California has been leading the way in conserving electricity, Steven Chu pointed out. In 1973, electricity use in the United States was about 8,000 kilowatt-hours per person for the country as a whole and about 6,500 kilowatt-hours for California. By 2006, electricity use per person in the United States averaged 12,000 kilowatt-hours, while in California electricity use was about 7,000 kilowatt-hours. Meanwhile, the real gross domestic product of California grew by a factor of two. It’s a “myth that if you flatten the use of energy you will kill your economy,” Chu said.

One of the most important advances in California was the introduction of energy efficiency standards. For example, the efficiency of refrigerators improved by more than a factor of four from 1975 to 2005 even as the size of refrigerators grew from 18 cubic feet to 22 cubic feet. Meanwhile, the inflation-adjusted cost of refrigerators went down by a factor of two. The amount of energy saved just from refrigerators is equivalent to more than two-thirds of all the hydroelectric power generated in the United States (Figure 10.1). Major efficiency gains also are possible with air conditioners and gas furnaces. “This should be done throughout the whole sector,” Chu said.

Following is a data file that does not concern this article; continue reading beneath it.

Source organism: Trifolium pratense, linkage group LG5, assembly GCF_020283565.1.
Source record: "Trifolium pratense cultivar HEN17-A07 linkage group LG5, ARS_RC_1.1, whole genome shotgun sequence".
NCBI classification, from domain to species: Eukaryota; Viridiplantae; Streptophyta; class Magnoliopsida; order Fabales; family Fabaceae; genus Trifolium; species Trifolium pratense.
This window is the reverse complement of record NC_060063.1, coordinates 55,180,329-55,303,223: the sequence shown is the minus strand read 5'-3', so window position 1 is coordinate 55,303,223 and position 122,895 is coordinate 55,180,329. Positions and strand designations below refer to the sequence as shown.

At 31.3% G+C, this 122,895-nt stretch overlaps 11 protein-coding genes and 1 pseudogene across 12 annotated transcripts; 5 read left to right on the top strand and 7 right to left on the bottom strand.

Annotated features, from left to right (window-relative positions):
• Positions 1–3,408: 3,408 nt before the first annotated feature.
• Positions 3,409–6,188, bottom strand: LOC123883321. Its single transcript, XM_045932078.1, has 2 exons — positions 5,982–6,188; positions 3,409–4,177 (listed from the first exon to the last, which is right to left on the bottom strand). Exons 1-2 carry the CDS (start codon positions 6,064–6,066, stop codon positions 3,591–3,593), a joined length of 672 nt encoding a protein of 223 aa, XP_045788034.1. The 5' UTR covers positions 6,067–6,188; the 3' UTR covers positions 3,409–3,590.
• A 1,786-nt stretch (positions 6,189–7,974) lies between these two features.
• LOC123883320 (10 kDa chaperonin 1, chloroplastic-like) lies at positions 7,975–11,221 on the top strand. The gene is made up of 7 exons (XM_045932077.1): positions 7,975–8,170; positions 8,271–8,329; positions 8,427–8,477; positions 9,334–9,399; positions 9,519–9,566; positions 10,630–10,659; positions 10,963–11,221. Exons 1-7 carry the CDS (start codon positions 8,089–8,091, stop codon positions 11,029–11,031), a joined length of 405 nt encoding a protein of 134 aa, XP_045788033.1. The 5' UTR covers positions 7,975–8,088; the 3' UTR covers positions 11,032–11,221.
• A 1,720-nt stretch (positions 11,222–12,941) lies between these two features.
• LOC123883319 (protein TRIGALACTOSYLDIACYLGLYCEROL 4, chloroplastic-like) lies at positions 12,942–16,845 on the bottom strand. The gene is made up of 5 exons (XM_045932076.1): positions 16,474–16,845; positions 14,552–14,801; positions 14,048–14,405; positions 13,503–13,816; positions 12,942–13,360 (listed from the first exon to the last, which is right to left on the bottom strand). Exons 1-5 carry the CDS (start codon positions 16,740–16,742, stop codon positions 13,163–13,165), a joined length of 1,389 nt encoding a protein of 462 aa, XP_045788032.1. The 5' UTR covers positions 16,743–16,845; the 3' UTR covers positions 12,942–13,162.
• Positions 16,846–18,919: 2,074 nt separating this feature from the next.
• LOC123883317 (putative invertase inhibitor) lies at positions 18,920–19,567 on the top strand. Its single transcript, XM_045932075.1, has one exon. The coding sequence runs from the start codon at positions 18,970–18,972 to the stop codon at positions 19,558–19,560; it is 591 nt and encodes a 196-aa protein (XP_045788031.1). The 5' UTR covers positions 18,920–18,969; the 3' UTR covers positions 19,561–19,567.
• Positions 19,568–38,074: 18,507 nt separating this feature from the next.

Large amounts of energy also can be saved through building codes. California has a temperate climate, which makes heating and cooling buildings less expensive. Yet California codes call for extensive building insulation, which

FIGURE 10.1 The amount of energy saved by efficiency standards for refrigerators compared to several other sources of supply in the United States. PV, photovoltaic. SOURCE: Courtesy of Arthur H. Rosenfeld, California Energy Commission.

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